If you drive a car, you have insurance—or at least you should. Car insurance is a requirement in the United States (with different minimum rates on a state-by-state basis), and in most other countries as well. Most drivers routinely pay their car insurance premiums every month, yet don’t realize or understand exactly what they’re paying for.
Unfortunately, a collection of misconceptions has distorted the perspectives of motorists everywhere—and it’s costing them money.
Myths About Car Insurance
These pervasive myths about car insurance continue to have a negative effect:
- Your car insurance rate is flat and unchangeable. Most people see car insurance as a flat, unchangeable fee; what your provider tells you to pay is what it costs, and there’s no changing that. In reality, you may qualify for special discounts as you get older, or as you achieve various milestones in your life. You may even get regular discounts for being accident-free with some providers. Never take your rate for granted; there’s almost always a competitor willing to insure you for less to get your business.
- You only need the minimum auto liability insurance. Opting for the required minimum coverage will guarantee you’re able to drive legally, but there’s a limit to how much protection you’ll get. For most drivers, it’s better to get a higher level of liability coverage. In some cases, you may even want to consider an umbrella liability policy, especially if you have significant financial assets to protect.
- Insurance will pay for weather-related You might believe that your auto insurance will pay for any damage to your car due to weather. For example, if hailstones create dents in the roof of your car, or if a lightning strike causes a tree to smash your windshield, you might be tempted to file a claim. Unfortunately, not all policies cover weather-related damage.
- Insurance will cover a stolen car. Similarly, not all policies will replace or compensate you for a car if it’s stolen. Make sure you check your auto insurance policy to see if and how it covers a stolen vehicle.
- Another driver will be covered by his/her insurance in your car. It’s common to occasionally let another person drive your vehicle, whether it’s switching hands during a road trip or lending a car to a friend for a week. You may think your friend’s insurance policy will cover them and the car if they’re involved in an accident, but in most cases, the car owner’s policy is considered the primary policy; in other words, your insurance will likely cover any damages that occur while a friend is driving.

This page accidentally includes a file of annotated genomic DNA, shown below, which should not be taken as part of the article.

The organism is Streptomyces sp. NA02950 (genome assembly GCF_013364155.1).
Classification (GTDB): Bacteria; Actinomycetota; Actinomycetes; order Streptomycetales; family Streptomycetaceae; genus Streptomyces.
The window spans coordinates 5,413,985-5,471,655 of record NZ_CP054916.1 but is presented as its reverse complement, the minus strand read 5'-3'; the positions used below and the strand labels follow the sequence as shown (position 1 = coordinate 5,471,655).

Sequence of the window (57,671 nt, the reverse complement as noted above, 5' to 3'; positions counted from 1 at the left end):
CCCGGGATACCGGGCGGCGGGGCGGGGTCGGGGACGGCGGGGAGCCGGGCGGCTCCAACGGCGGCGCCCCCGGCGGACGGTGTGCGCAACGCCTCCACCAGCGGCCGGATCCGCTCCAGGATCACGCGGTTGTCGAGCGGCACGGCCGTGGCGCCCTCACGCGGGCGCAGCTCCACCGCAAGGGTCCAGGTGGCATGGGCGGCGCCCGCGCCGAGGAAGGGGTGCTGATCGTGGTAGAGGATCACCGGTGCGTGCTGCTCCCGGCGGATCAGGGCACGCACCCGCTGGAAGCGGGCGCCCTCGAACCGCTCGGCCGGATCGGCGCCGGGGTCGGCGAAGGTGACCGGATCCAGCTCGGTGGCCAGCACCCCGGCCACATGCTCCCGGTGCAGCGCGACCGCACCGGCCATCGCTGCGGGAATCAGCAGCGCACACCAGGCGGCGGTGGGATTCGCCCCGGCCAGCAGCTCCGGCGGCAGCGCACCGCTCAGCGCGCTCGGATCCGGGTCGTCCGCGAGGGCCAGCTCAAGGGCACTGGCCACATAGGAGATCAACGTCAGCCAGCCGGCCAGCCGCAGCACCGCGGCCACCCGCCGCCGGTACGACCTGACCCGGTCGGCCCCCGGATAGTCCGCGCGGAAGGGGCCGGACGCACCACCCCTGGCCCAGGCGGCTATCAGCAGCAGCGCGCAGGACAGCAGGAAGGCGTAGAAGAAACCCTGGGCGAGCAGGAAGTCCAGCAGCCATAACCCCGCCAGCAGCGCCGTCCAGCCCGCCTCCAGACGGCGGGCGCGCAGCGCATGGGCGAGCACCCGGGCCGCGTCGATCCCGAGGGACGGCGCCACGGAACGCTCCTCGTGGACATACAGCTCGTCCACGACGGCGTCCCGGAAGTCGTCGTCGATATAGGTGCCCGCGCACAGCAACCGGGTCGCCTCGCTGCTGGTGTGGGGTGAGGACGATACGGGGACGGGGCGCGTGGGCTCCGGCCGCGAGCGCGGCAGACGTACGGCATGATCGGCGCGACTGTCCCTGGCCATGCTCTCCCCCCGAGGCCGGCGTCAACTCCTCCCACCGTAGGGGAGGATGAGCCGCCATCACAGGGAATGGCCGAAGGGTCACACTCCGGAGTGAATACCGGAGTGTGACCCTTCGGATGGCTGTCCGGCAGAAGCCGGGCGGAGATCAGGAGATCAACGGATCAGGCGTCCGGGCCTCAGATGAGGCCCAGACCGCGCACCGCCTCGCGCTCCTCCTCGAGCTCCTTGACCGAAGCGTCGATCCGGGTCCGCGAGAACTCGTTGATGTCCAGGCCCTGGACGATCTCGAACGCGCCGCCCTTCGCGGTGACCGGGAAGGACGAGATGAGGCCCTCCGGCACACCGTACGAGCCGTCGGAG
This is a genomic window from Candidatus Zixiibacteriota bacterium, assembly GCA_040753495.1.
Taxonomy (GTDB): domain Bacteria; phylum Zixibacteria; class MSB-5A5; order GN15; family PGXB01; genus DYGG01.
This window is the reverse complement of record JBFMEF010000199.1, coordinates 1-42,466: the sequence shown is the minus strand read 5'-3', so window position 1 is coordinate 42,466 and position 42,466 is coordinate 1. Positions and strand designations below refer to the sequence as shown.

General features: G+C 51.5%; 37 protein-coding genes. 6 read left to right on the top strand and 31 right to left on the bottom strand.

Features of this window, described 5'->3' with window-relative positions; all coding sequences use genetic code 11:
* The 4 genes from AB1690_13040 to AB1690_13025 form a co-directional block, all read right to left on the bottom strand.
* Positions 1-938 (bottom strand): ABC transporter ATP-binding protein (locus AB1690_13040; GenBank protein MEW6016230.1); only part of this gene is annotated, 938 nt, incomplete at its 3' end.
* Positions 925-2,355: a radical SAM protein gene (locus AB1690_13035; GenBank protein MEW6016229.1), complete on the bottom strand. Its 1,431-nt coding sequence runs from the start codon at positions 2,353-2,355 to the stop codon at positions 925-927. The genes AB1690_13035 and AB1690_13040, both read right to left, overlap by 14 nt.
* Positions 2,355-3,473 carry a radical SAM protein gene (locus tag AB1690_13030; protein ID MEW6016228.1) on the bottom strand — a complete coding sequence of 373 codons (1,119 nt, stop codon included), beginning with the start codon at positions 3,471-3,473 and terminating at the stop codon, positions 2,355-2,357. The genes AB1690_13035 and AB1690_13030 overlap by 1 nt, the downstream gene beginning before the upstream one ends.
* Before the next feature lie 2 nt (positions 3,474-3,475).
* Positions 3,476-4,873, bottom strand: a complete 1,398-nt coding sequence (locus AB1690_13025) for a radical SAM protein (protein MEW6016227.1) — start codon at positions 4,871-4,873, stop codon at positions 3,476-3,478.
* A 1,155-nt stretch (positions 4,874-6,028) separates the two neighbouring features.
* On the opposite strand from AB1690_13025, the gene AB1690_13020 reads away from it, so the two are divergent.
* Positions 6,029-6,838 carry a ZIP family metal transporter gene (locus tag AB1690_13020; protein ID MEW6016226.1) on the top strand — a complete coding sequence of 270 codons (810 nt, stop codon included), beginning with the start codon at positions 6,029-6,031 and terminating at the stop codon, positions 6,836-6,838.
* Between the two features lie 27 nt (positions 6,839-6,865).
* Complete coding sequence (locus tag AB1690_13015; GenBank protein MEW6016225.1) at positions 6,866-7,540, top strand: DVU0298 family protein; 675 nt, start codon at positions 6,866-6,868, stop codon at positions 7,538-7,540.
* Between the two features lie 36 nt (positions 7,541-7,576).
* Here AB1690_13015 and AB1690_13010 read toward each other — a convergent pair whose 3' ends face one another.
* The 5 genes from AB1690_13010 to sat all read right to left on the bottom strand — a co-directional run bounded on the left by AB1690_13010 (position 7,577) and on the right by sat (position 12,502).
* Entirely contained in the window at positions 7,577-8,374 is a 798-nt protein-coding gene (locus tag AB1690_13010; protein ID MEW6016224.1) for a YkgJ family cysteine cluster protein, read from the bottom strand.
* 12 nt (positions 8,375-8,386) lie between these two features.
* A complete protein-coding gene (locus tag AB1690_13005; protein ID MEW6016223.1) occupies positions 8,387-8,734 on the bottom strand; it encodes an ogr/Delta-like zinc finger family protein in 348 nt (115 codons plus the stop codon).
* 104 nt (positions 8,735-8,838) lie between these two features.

- Your personal policy will cover business-related use of your car. If you use your car for business purposes, such as driving people for a ridesharing service or traveling to client meetings frequently, you may need a business insurance policy to protect yourself while driving. Your personal policy won’t cover your vehicle for business purposes. There’s a gray area here, so if you’re in doubt, talk to your insurance provider to find out which policy will be best to address your needs.
- Your credit score won’t affect your insurance rate. It’s easy to believe that your credit score and car insurance rates are strictly unrelated; one deals with your financial responsibility, while the other depends on your ability to be a safe driver. However, many insurance companies take your credit score into account when determining your auto insurance rates. They see it as a marker of responsibility and stability, which may be able to predict your driving habits, to some extent.
Changing Your Policy
After learning some of these realities about car insurance, you may be inclined to switch providers—or at least attempt to renegotiate a better rate with your current provider. Fortunately, most providers make it easy to contact them; sometimes a simple phone call is all it takes to adjust your policy. And if you encounter any difficulty, you can always shop for a new provider with better customer services. Consider your options carefully; your choice could save or cost you hundreds of dollars a year or more.